The YouTube description says it was shot at an amusement park in Myrtle Beach, S.C., and that’s all I know about it. Except that what he’s doing is just wrong on so many levels. But it fits right in with the festivities here on Michael Vick Day, so climb aboard, kids! Just don’t let Steeler Poodle see you.
Eagles head coach Andy Reid has said that Vick will play with the first team at some point during the first three quarters tonight, but in what capacity and for how long is still shrouded in mystery. Andy, you sly minx. Presenting Vick tonight after only two weeks of practice serves no actual physical purpose, since he’ll be sitting out at least the first five games of the regular season. But by throwing him into the mix tonight you get the majority of the controversy out of the way early; like a first kiss. But beware, Mike; Philly fans like to slip in the tongue.
It’ll be Vick’s first appearance in an NFL game since Dec. 31, 2006; which was also at Lincoln Financial. And he’ll start today in federal bankruptcy court, which is always fun. Then it’s home to feed the dogs, and then on to the game. Yeah, it’s unknown if Vick has truly seen the light and is genuinely remorseful over his dog-killing past. But what we do know is that all the publicity surrounding his incarceration hasn’t helped dogs one bit. The Pennsylvania Society for the Prevention of Cruelty to Animals has reported 400 investigations of dogfighting operations so far this year; almost twice as many as in all of 2008.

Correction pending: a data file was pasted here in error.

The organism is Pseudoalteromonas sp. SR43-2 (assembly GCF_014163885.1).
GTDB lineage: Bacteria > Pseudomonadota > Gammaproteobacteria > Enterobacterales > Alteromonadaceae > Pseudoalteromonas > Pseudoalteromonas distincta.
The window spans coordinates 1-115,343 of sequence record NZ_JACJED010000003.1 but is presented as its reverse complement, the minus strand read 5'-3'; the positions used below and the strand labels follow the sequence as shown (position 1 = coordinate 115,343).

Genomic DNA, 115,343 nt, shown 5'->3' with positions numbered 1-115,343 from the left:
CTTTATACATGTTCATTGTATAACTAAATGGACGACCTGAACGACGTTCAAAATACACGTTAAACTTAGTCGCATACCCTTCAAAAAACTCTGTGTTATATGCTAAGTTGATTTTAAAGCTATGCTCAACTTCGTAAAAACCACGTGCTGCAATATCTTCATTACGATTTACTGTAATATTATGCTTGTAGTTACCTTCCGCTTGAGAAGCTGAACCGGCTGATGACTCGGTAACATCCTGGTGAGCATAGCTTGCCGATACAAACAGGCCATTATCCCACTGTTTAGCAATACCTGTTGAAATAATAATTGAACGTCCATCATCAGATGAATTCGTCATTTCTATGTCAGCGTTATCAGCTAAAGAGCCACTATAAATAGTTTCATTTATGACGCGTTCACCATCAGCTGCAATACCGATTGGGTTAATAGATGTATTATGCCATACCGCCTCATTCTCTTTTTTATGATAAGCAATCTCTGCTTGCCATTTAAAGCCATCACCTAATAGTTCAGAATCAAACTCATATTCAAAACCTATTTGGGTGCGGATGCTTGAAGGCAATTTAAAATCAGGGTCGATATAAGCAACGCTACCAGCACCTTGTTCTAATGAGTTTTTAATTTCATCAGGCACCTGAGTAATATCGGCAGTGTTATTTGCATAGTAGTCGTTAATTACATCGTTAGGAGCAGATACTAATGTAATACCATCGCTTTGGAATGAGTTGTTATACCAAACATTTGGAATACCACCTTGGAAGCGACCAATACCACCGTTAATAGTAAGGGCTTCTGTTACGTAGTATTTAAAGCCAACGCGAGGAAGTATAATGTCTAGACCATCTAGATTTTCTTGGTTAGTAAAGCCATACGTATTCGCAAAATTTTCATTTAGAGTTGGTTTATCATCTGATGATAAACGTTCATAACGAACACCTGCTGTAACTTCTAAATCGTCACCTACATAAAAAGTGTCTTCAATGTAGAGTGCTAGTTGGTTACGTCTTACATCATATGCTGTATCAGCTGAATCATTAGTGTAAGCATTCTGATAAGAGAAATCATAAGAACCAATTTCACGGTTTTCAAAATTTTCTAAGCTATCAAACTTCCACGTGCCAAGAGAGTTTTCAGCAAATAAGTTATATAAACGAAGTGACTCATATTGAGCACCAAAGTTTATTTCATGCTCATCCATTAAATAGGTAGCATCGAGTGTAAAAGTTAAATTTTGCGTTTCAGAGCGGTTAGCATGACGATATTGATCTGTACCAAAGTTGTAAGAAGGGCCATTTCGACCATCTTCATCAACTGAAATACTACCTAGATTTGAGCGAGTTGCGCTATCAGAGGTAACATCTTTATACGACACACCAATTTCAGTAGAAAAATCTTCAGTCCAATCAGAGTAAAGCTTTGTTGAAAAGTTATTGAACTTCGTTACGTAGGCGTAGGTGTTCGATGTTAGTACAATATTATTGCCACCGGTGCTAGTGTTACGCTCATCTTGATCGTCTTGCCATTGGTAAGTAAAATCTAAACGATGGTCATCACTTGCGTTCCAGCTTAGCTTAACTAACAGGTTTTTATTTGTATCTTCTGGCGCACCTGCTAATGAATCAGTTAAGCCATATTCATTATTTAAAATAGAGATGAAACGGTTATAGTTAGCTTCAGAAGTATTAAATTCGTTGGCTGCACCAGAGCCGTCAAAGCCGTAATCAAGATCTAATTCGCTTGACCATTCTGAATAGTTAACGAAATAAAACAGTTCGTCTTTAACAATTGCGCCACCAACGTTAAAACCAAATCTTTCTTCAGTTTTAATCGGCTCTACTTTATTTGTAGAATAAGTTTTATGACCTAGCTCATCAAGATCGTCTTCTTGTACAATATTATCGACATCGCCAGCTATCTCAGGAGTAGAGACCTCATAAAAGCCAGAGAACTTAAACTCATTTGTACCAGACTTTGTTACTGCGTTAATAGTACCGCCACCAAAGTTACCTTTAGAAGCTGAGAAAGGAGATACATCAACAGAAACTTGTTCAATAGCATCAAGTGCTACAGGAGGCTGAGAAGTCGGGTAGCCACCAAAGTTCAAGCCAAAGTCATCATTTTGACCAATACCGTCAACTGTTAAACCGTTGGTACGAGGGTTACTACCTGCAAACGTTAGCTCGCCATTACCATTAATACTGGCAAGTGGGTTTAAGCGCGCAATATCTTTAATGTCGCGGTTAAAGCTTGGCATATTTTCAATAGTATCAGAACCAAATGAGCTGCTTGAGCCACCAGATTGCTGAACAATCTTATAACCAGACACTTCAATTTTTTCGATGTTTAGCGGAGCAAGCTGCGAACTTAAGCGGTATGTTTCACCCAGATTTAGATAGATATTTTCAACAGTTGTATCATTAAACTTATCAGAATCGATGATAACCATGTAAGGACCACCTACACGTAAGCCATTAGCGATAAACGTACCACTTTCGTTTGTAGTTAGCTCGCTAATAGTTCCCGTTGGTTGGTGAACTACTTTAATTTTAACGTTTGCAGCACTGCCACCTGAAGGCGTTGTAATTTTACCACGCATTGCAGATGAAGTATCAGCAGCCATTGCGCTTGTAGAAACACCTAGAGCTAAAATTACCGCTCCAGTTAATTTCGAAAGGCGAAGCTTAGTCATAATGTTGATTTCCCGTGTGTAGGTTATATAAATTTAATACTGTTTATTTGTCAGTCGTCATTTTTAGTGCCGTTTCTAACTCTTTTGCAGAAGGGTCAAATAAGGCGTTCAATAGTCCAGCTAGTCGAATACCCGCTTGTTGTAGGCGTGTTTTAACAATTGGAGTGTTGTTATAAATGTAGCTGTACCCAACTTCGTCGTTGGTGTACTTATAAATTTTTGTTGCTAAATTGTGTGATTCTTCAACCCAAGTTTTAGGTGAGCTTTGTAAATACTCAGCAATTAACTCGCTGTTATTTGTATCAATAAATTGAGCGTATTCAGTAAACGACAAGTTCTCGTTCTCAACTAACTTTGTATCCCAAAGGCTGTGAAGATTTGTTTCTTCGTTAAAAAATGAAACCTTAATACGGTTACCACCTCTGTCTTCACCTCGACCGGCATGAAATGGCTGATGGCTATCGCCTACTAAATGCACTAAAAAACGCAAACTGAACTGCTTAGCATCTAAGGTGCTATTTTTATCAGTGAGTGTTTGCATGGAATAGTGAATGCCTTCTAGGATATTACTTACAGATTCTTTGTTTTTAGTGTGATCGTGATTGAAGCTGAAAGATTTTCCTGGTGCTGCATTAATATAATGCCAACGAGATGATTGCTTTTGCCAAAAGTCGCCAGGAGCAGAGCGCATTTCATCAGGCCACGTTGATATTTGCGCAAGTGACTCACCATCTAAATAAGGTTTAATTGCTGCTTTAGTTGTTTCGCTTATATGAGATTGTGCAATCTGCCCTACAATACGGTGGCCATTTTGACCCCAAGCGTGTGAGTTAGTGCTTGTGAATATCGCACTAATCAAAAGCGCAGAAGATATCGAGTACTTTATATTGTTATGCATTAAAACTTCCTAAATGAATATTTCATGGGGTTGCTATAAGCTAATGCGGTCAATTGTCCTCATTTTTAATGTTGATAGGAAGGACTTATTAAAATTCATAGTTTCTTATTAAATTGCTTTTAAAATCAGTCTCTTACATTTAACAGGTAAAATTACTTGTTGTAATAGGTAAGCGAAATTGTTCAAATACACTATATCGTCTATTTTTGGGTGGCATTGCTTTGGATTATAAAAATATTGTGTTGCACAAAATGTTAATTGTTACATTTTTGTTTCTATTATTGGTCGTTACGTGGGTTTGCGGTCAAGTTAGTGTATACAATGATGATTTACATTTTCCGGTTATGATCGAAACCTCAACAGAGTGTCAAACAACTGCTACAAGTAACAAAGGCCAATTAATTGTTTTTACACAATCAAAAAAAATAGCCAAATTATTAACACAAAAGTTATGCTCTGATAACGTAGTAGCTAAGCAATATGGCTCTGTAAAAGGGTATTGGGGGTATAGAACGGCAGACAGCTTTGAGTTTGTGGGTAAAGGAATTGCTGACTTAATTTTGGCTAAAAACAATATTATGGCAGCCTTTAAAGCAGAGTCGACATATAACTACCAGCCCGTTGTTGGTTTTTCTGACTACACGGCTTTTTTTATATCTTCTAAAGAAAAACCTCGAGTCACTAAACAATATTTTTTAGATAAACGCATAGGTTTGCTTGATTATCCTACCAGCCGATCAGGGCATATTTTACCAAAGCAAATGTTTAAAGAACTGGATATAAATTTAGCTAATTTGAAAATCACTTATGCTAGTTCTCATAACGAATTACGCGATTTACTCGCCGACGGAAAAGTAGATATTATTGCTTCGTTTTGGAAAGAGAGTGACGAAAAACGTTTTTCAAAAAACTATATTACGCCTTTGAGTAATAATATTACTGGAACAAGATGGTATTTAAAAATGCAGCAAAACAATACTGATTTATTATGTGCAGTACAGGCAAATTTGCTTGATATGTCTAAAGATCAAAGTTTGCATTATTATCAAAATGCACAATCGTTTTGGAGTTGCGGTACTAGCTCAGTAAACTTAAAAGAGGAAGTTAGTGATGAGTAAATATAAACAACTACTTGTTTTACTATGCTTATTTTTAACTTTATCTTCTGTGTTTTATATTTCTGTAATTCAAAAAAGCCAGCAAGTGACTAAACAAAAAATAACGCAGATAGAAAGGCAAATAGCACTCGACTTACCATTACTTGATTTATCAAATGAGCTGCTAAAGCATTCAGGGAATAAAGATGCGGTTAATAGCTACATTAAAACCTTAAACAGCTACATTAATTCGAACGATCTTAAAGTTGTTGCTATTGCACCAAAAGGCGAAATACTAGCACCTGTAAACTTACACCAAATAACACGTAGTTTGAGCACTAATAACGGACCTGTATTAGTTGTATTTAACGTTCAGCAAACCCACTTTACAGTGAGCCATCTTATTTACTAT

A federal appeals court ruled Wednesday that agents had no right to seize baseball’s anonymous drug-testing results from 2003. The decision by the 9th U.S. Circuit Court of Appeals is a victory for the players’ union, which has argued for years to have the results of the 104 players who allegedly tested positive for performance-enhancing drugs in 2003 returned.
“This was an obvious case of deliberate overreaching by the government in an effort to seize data as to which it lacked probable cause,” Chief Judge Alex Kozinski wrote in the 9-2 decision.
The records, seized by government agents in April 2004 as part of the BALCO investigation into Barry Bonds, has been the subject of legal wrangling ever since. If the case doesn’t end up in the Supreme Court, the list will be returned to the players’ union, where it will presumably be destroyed. The court ruled that federal agents trampled on players’ protections against unreasonable searches and seizures in taking the list, which included Alex Rodriguez and David Ortiz, who were among those whose names were leaked.